.Touchy Feely

The Cuddle Party phenomenon snuggles its way into the East Bay.

One afternoon last month, in a sunny Emeryville living room strewn with cushions and blankets, 26 consenting adults clad in pajamas sat in a circle on the floor and tossed a stuffed giraffe-head puppet from person to person. Possessors of the giraffe were supposed to explain why they were here, and what they were prepared to put up with from the others. Some talked through the puppet, ventriloquist-style; others talked to it. One of the few in this group under thirty, and the only participant who requested a pseudonym (he chose Zoidberg), announced that he wasn’t comfortable being touched by other men. Michelle, another newbie, didn’t want anyone touching her stomach, because she had health issues there. One veteran called herself a cuddle slut; another returnee was there for the great back rubs; and Dane talked about the “timeless altered state that touch induces.”

Newcomer David, who was clad in black and wore a large marine tooth of some sort hanging from a string of beads around his neck, said people should ask before touching him at all, or he might react unpleasantly, as he was “trained” to do. Lead facilitator Susan “Suz” Strasburger chimed in that David’s request underscored a fundamental rule: If you’re a Yes, say yes. If you’re a No, say no. And if you’re a Maybe … say no. Even with that, some of the expressions around the room suggested that David’s short speech was maybe — no, yes — a little bit creepy.

Welcome to the Cuddle Party. No dry humping, please.

Hugs from the Big Apple

Today we spotted the story of a single twentysomething New York City girl bravely encountering what must be the most horrifying new trend: cuddle parties. Seriously. Invented by a man who calls himself REiD Mihalko (no, seriously), at cuddle parties people get together and, obviously, cuddle — they set “boundaries” and they do “safe role-playing” and then they “cuddle.” Let’s do some healthy role-playing of our own:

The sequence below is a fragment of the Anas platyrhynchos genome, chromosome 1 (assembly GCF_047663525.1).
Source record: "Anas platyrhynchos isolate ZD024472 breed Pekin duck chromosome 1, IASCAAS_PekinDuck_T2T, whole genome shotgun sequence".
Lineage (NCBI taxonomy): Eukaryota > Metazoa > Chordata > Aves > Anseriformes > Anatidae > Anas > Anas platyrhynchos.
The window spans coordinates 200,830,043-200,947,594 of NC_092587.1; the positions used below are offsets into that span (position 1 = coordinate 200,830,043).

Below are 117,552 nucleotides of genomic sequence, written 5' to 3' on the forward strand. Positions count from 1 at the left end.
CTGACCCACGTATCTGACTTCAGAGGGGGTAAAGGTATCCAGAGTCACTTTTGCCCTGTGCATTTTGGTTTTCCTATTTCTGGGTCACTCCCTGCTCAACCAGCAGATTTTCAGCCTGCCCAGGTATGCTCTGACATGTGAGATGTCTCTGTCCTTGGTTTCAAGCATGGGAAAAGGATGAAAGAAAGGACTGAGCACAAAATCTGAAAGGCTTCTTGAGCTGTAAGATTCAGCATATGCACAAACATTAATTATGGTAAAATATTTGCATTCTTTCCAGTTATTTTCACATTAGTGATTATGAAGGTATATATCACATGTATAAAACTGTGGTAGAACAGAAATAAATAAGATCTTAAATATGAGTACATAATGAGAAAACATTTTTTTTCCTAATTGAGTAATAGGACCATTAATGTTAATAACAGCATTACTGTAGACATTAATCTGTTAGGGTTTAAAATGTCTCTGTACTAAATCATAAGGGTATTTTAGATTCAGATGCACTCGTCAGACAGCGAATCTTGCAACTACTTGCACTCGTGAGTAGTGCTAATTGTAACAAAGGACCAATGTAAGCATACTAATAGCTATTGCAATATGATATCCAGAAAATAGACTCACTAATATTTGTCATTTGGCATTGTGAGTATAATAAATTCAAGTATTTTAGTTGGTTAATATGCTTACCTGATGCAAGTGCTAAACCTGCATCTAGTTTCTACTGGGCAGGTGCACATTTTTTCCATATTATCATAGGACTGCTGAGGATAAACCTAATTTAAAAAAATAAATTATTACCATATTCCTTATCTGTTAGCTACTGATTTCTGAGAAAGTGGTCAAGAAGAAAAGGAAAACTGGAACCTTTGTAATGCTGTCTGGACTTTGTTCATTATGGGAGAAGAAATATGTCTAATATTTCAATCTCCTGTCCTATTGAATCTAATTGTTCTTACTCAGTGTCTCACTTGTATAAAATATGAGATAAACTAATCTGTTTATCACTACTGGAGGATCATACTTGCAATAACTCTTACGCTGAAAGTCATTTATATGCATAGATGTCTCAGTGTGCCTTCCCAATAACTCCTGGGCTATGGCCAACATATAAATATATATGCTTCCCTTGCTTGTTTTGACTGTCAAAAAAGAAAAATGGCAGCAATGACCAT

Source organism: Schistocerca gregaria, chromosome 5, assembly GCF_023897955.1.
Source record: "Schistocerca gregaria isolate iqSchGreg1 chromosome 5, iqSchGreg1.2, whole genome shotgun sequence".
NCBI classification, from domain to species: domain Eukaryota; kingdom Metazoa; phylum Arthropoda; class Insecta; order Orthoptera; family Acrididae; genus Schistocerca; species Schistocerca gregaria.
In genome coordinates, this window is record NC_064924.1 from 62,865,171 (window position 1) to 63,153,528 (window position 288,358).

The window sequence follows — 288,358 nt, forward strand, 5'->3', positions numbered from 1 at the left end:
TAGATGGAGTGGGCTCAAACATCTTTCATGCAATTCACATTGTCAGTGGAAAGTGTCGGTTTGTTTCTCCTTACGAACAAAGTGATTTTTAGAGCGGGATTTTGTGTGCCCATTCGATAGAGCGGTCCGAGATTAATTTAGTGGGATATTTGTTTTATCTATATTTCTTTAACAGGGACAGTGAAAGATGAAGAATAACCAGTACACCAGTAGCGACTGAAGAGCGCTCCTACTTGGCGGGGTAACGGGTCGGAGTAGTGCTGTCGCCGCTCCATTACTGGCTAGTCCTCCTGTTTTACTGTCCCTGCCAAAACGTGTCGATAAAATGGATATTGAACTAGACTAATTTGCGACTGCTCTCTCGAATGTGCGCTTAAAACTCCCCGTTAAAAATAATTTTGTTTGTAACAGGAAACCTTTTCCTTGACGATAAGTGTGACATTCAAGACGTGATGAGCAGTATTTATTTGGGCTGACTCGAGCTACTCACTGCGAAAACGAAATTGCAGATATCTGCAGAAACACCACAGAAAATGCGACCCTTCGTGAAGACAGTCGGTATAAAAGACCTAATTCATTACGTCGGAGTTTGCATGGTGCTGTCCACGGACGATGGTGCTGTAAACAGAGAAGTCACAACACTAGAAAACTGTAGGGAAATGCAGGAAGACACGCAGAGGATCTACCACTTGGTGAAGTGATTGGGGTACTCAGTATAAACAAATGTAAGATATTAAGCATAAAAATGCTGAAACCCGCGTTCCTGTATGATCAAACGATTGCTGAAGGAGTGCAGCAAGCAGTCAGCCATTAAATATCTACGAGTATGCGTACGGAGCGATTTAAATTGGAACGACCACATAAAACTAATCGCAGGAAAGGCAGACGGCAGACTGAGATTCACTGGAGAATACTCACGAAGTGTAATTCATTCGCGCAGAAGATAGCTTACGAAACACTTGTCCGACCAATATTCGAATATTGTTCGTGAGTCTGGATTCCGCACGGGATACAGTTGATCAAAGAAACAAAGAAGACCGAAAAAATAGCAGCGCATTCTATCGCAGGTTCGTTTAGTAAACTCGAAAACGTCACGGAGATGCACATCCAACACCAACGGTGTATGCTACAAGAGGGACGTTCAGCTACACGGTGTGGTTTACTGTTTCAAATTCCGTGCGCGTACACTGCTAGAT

Your friend says: “I’m hosting a cuddle party. Will you come?”

You say: “Go fuck yourself, you ridiculous California-damaged ninny.”

Your friend says: “I wish you wouldn’t be so judgmental and hostile. Cuddle parties are about sharing and intimacy!”

You say: Nothing, because hopefully you’ll never speak to them again. — Gawker.com

It was early 2004 when Reid Mihalko’s friends started giving him guff. A former Brown University football player, struggling actor, bartender, and intuitive masseur, Mihalko had by then become a full-time participant in the healing arts, acting as a relationship coach and sex educator, and even writing a book on cunnilingus titled Everything I Needed to Know about Life, I Learned from Eating Pie: A Sexual Manifesto for Malekind. He writes his name REiD to signify the selflessness of his profession — small “I,” get it? Since his social circle included so many massage therapists, Reiki healers, and yoga instructors, he’d begun hosting monthly massage parties at his apartment. “People who tend to be in the healing modalities, a lot of them have horrible habits around taking time off and receiving,” Mihalko explains, “because we just end up being caretakers and givers, and that’s all we do.” But his other friends started to feel left out. They wanted to attend these gatherings, but felt intimidated because the regulars there were pros. “Jokingly, one day I just quipped back, ‘Well, you know what? Grab some pajamas, come to my house next weekend, and we’ll cuddle. We’ll have a cuddle party,'” he recalls. “All of a sudden it was like, ‘Ding!’ The lightbulb went off in my head. … It was like, ‘Oh my gosh, that’s exactly what we need to do.'”